Open Access Dissertation
Date of Award
Curriculum and Instruction
Marc H. Rosa
Conscientious and informed citizenry is essential in maintaining the integrity of American democracy. On the other hand, continued lack of engagement in and lack of positive attitudes towards civic participation can cause democracy to suffer. During the 21st century, schools are expected to prepare and motivate students to participate in their government. Research provides evidence that a positive relationship exists between civics education and increased civic and political knowledge; however, classroom instruction alone cannot provide all that is needed to promote a community of civic-minded individuals. Further, a survey of state level civics standards acknowledged the important relationship between participatory and intellectual skills, but was unable to assess the participatory skills in state standards. This study compared students in the Naval Junior Reserve Officers Training Corps (NJROTC) civics curriculum and students who took the traditional civics classes. Although NJROTC students scored higher in knowledge and attitudes towards participation in democratic citizenship, the only statistically significant difference that emerged showed NJROTC students to discuss international politics with greater frequency than the students in traditional civics classes.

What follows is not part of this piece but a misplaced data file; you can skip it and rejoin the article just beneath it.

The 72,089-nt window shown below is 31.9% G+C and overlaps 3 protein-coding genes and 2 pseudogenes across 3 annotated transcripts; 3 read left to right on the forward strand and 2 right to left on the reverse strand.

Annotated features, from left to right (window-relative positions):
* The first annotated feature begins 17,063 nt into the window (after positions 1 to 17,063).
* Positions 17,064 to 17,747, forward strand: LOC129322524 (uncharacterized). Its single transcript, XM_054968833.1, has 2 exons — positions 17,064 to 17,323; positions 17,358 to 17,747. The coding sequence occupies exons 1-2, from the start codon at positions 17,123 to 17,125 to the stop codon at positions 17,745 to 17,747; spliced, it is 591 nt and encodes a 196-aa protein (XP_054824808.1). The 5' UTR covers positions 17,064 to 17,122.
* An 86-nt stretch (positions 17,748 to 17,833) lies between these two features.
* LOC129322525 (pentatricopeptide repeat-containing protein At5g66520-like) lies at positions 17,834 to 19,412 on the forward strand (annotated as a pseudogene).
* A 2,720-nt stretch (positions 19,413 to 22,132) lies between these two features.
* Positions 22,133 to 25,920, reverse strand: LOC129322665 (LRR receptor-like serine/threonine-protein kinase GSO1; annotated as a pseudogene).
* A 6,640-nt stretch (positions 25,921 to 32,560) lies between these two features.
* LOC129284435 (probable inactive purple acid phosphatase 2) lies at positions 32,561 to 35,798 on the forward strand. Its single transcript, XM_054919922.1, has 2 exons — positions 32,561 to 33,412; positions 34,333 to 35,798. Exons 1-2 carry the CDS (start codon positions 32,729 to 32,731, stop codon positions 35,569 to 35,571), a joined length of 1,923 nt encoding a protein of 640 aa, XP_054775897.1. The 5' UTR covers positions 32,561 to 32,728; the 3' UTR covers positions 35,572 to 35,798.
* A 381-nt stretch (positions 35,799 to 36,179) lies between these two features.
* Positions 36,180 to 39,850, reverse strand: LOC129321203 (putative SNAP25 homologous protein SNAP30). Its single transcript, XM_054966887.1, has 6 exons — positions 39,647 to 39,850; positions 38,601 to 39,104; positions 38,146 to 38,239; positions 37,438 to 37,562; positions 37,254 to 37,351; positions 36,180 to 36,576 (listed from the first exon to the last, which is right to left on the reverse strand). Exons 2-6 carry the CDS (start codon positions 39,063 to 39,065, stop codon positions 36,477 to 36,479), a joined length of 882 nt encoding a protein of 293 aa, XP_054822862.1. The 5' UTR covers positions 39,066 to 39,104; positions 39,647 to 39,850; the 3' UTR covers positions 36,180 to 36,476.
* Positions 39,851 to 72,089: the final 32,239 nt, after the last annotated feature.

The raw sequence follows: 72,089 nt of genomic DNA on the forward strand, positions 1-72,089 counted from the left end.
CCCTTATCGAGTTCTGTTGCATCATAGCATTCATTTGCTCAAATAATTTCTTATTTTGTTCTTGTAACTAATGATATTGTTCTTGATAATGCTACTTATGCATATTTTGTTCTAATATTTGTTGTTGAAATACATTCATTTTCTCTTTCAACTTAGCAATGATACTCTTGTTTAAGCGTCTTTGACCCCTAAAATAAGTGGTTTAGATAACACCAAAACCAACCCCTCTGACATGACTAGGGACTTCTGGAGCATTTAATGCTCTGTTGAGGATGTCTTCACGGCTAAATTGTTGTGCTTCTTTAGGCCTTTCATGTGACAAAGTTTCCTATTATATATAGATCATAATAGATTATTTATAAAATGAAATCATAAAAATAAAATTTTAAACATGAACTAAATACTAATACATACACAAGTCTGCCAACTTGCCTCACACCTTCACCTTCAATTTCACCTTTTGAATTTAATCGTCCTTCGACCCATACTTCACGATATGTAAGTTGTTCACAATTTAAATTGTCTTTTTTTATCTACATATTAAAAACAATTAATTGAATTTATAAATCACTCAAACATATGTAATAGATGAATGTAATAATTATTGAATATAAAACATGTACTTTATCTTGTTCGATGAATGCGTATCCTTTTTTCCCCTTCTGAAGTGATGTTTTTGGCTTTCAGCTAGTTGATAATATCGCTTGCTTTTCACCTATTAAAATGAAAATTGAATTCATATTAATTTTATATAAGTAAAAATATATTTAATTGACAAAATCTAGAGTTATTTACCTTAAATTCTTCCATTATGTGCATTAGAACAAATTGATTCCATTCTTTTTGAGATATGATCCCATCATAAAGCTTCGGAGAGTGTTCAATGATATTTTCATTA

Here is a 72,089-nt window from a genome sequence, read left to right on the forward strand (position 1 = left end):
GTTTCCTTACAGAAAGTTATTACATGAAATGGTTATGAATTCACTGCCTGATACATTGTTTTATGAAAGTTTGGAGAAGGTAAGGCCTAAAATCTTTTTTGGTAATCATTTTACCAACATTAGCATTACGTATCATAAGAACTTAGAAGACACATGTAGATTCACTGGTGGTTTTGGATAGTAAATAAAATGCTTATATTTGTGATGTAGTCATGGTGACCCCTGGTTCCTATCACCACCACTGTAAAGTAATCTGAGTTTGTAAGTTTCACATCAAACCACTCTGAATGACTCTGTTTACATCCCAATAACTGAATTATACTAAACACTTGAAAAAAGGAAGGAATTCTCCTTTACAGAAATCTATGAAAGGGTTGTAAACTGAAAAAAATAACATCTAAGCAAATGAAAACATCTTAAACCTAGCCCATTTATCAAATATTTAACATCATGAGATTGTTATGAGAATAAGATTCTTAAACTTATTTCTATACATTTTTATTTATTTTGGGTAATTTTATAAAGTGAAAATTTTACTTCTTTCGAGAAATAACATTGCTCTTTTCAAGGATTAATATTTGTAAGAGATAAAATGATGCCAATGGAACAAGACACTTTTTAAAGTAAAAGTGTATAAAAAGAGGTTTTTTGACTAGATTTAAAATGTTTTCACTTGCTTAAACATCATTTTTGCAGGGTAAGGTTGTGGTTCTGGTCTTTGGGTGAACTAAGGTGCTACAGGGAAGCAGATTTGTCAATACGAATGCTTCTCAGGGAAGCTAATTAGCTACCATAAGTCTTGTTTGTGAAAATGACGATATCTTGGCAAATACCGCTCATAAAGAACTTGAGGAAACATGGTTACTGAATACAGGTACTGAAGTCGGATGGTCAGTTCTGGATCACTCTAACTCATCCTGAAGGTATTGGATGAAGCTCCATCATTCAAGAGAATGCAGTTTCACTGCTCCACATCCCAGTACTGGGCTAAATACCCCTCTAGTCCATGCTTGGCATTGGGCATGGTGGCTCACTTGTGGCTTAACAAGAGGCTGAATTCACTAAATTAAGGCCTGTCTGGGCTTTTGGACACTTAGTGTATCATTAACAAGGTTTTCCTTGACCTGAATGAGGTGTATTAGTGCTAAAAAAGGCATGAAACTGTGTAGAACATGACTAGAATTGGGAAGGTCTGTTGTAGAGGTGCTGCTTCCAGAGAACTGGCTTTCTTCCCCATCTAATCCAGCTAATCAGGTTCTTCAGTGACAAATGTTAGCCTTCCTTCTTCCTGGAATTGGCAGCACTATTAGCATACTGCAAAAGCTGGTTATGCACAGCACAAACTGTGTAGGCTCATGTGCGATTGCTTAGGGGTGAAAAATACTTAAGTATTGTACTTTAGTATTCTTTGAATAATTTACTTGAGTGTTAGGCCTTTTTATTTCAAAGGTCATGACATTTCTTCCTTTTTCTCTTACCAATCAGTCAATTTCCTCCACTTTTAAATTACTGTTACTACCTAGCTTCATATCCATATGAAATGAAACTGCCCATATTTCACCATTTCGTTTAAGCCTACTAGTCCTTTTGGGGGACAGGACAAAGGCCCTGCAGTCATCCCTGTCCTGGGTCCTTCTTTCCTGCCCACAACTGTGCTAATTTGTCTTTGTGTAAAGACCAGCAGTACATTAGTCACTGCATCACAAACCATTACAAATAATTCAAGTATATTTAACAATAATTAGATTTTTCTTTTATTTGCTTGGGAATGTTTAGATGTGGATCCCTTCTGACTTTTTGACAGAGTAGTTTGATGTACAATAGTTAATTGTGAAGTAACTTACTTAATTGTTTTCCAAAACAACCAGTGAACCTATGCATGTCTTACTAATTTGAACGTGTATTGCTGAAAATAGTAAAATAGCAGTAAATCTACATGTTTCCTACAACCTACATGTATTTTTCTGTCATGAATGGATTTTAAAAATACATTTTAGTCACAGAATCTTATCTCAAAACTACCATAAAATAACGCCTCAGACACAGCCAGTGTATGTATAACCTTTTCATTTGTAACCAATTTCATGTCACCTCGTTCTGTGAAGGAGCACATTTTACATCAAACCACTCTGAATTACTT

On other comparisons, the two groups did not differ significantly based on group membership or grade level. New directions for research are suggested.
Burns-McFadden, Ruthann, "Urban high school students' attitudes toward democratic citizenship: A comparison of students in the NJROTC program and students in traditional civics classes" (2011). Wayne State University Dissertations. Paper 270.